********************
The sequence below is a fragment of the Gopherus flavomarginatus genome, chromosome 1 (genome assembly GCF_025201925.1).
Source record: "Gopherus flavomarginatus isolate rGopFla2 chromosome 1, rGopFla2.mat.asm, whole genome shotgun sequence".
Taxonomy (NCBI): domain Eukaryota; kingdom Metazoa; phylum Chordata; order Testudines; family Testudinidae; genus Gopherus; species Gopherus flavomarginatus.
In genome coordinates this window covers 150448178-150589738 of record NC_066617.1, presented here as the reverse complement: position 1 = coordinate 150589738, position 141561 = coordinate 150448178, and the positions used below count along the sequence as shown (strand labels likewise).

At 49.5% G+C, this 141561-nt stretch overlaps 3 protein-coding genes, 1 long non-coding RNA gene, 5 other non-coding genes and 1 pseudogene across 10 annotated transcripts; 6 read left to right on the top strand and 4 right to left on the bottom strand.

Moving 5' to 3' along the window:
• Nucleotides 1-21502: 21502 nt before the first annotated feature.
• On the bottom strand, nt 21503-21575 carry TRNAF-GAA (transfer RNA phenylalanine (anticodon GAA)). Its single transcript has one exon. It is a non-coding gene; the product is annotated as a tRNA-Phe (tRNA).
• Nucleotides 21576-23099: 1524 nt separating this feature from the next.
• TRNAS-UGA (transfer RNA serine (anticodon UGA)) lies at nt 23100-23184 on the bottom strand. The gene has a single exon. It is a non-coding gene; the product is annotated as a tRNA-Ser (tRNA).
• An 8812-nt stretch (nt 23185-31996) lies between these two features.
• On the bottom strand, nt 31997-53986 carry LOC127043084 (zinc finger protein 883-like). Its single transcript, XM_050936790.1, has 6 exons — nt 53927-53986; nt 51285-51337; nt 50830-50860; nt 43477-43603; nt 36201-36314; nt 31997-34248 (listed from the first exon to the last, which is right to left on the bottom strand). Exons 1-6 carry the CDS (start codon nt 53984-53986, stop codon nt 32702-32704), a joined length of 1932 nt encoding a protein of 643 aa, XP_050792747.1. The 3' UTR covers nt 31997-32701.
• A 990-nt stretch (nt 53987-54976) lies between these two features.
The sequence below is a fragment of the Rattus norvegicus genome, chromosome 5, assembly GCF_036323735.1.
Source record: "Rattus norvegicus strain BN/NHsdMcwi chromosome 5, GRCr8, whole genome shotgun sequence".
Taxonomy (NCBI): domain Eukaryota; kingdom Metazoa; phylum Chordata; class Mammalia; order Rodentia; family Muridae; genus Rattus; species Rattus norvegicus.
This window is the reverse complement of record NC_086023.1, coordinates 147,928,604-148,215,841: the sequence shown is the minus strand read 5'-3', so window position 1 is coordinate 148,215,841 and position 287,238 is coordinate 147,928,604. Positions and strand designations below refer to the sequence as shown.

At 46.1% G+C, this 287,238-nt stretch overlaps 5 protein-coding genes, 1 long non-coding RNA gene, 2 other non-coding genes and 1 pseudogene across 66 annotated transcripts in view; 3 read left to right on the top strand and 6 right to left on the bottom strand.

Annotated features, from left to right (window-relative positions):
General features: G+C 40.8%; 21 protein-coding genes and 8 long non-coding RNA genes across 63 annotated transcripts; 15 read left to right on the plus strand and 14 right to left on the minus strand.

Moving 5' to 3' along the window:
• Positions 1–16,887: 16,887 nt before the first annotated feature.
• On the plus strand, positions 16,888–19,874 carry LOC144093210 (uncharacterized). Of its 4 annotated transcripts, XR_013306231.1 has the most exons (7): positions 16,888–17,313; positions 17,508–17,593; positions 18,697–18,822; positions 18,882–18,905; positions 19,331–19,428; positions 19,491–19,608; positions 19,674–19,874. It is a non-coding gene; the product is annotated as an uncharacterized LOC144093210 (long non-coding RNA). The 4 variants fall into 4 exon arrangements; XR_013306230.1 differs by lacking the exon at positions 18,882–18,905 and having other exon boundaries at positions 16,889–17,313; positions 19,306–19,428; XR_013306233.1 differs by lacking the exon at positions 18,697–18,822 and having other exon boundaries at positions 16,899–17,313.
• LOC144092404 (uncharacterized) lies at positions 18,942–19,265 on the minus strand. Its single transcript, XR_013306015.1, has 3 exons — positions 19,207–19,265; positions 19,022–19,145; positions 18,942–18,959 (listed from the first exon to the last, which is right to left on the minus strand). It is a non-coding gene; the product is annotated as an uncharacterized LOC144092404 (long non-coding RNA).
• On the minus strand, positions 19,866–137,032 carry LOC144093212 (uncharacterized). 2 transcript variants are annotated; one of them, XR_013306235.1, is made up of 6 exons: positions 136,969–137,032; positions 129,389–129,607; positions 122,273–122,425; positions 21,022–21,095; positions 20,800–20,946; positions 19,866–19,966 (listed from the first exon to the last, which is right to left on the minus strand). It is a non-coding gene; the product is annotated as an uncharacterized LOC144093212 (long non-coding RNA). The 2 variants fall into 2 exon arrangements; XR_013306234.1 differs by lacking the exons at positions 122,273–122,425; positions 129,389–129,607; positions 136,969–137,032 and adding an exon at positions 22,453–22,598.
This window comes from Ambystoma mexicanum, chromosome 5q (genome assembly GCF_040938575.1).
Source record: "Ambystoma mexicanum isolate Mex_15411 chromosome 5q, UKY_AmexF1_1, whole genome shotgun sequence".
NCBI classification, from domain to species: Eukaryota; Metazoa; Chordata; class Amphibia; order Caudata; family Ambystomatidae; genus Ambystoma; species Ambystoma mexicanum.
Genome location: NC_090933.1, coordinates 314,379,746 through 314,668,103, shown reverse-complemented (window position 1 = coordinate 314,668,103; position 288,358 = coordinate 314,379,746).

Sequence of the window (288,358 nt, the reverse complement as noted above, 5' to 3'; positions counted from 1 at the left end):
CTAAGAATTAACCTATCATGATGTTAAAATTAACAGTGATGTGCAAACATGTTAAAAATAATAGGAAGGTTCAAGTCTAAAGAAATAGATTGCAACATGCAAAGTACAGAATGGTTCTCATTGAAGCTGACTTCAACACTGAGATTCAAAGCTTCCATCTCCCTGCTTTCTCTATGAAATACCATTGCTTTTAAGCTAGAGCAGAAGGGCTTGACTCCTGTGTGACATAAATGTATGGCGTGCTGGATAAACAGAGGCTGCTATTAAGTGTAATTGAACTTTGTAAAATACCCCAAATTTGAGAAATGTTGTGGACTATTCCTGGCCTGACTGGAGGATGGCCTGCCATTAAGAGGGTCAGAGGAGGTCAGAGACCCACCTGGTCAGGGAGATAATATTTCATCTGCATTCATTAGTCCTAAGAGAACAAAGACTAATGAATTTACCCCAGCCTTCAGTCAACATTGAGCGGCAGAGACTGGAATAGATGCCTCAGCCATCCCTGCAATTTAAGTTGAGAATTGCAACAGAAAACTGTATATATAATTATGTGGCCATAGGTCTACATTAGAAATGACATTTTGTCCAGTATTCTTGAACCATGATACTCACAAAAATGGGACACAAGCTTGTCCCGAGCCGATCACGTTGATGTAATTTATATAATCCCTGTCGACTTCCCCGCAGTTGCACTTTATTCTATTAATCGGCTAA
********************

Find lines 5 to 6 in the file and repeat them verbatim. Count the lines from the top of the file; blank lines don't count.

At 49.5% G+C, this 141561-nt stretch overlaps 3 protein-coding genes, 1 long non-coding RNA gene, 5 other non-coding genes and 1 pseudogene across 10 annotated transcripts; 6 read left to right on the top strand and 4 right to left on the bottom strand.

Moving 5' to 3' along the window: